One of the bigger sports media stories over the last couple of years has been people “cutting the cord,” and abandoning the traditional pay cable subscription template. To be sure, people are leaving pay cable at an increased rate, and it has cut ESPN’s subscription list by almost 15 million over the past few years.
But the idea that the Disney/ABC/ESPN conglomerate has been fiddling while cable subscriptions burn is not even close to the truth.
Among the highlights from the interview:
· Disney/ABC/ESPN have four priorities for the near future – creating a direct-to-consumer model, expand the audience reach, get back to quality storytelling, and continue to keep pace with innovative technology
Obviously, direct-to-consumer development covers a lot of these goals. It’s why they rolled out ESPN+ the digital platform that offers “extra” content not seen on the networks. Right now, it is mostly international events, such as soccer, but there are plans to expand that to include mainstream events such as major league baseball. Pitaro expanded on the new content to come.
“In terms of originals, we created a series called “Detail” with Kobe Bryant, which has been a very big success for us. We decided to expand it into other sports and now have Peyton Manning for the NFL. At the same time, this is just the first inning. We’re pleased with the performance of the service, but there’s a lot more to come. We’re excited about the rights we’re contemplating about bringing to the service.”
Currently ESPN+ only costs $5 per month, and they are closing in on 2 million subscribers. Pitaro added that combining the digital platforms with the traditional pay cable business model gives them time to study exactly where live sport programming is going in the next decade in terms of distribution.
“We are running parallel paths here. We’re making investments on the digital side, which includes ESPN+ and the ESPN app in general, which had 20.6 million unique users in October and was up 19 percent year over year. The numbers for Octobers have us at 101 million unique users across platforms. We’re number one and we’re growing. And this includes the traditional model, which remains a priority for us because it’s a model that has been good to us.”
Essentially the Disney corporation believes that “Form Follows Content”. No matter what form the distribution takes, those who have control of the live content will still be in the strongest position. Pitaro makes it clear that ESPN will always be ready to bid for content.
“We have the best rights-acquisition team in the business. And our people have been doing this for a long time and they’ve always faced tough competition,” Pitaro said. “They operate with an incredible amount of financial discipline. But we are in this for the long term, and we will continue to focus on serving the sports fans, anytime, anywhere.”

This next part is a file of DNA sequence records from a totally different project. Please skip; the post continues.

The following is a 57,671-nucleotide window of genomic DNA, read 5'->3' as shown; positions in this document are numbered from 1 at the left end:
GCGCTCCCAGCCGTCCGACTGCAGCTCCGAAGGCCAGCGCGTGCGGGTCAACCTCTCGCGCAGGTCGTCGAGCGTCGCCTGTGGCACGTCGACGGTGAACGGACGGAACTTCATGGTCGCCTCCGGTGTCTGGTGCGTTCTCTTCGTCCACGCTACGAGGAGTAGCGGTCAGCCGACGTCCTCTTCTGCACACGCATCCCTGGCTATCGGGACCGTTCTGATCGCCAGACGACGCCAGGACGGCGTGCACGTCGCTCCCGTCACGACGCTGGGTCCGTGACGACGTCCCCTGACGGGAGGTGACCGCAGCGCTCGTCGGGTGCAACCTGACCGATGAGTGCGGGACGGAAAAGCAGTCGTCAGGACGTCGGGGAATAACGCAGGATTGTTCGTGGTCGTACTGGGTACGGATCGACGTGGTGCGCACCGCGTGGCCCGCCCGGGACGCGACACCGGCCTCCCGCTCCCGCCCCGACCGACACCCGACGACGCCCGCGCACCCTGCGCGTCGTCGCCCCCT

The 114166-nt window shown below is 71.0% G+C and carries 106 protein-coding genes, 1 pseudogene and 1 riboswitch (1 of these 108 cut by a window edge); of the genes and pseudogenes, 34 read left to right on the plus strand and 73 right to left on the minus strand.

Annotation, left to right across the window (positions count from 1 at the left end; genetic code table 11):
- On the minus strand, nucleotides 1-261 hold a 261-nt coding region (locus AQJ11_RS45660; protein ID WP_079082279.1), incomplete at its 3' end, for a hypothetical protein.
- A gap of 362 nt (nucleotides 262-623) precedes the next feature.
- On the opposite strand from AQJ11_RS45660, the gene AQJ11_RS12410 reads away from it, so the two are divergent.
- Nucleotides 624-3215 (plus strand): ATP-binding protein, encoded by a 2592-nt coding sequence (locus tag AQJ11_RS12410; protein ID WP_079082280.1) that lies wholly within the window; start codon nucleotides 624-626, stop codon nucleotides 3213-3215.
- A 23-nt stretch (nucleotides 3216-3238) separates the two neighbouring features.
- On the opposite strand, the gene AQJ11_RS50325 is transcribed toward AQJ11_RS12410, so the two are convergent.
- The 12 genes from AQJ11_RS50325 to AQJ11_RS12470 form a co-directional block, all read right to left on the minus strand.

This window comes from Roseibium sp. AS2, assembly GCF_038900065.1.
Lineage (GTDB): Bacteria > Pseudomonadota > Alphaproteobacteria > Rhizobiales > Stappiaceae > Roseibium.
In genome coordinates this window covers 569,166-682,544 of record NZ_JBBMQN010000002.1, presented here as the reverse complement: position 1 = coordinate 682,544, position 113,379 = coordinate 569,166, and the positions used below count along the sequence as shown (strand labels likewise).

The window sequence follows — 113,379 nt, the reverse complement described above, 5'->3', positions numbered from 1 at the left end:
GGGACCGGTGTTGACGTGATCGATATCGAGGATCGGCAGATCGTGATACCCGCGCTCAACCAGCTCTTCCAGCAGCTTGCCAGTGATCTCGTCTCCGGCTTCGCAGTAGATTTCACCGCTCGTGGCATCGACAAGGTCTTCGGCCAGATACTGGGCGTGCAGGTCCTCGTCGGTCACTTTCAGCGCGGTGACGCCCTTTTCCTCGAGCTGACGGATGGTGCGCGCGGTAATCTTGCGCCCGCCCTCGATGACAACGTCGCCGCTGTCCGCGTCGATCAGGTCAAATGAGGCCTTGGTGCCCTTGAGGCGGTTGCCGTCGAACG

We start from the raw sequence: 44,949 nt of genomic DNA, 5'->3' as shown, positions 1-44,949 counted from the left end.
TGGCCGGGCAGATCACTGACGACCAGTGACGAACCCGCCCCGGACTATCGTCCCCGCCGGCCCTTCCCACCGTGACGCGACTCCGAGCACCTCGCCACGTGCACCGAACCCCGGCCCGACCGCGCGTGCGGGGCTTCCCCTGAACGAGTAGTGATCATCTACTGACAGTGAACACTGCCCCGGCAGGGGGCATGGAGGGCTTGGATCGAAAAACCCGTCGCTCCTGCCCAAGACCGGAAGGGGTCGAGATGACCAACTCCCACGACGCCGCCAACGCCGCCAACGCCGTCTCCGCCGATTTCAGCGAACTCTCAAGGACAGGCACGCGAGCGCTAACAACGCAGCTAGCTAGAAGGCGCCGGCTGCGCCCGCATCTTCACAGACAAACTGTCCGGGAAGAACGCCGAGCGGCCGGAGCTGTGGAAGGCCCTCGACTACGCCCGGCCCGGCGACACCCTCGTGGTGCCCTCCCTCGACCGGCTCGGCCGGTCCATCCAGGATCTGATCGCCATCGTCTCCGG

The NFL is still the most valuable commodity out there, and this season, its ratings are seeing real gains from the past few years. And if you think that the sudden rise in talk over expanding the College Football play-offs before the next round of contracts are up is over anything but re-bidding the content, then you haven’t been paying attention.
There will be new bidders the next time around, probably including (but not limited to) Amazon, Hulu and other tech giants such as Google. ESPN’s parent company is right there and more than willing to enter the new arena.
“There’s no doubt that there’s competition out there, but we like our hand,” Said Patiro. “We’ve always had competition and our team has done a very good job closing deals in a smart, disciplined way despite all that.”
The Disney/ABC/ESPN troika has a lot to offer, according to Pitaro
“If you look at the breadth of offerings that ESPN brings to the table: not just the best production team in the business, but we bring a broadcast network with ABC, we bring in promotion from various areas of the Walt Disney Company. If you’re a league and your rights are coming up for renewal, you have to think long and hard about going anywhere other than ESPN because we’re very good partners.”
His final sales pitch made it clear that all live sports programming is still in their sight.
“It’s who we are. When I grew up, I didn’t turn on ESPN just to get baseball highlights. It brought me up to speed on all sports. We’re not going to deviate from that. We want to be the starting point and the destination.”
Pitaro then added, “It also goes back to our other priorities: quality storytelling and programming — not just on TV but everywhere including platforms such as Snapchat. We also want to maintain a spirit of innovation and not being afraid to try new things and fail. That’s what ESPN has been for the past 39 years and we want to make sure we continue to do that.”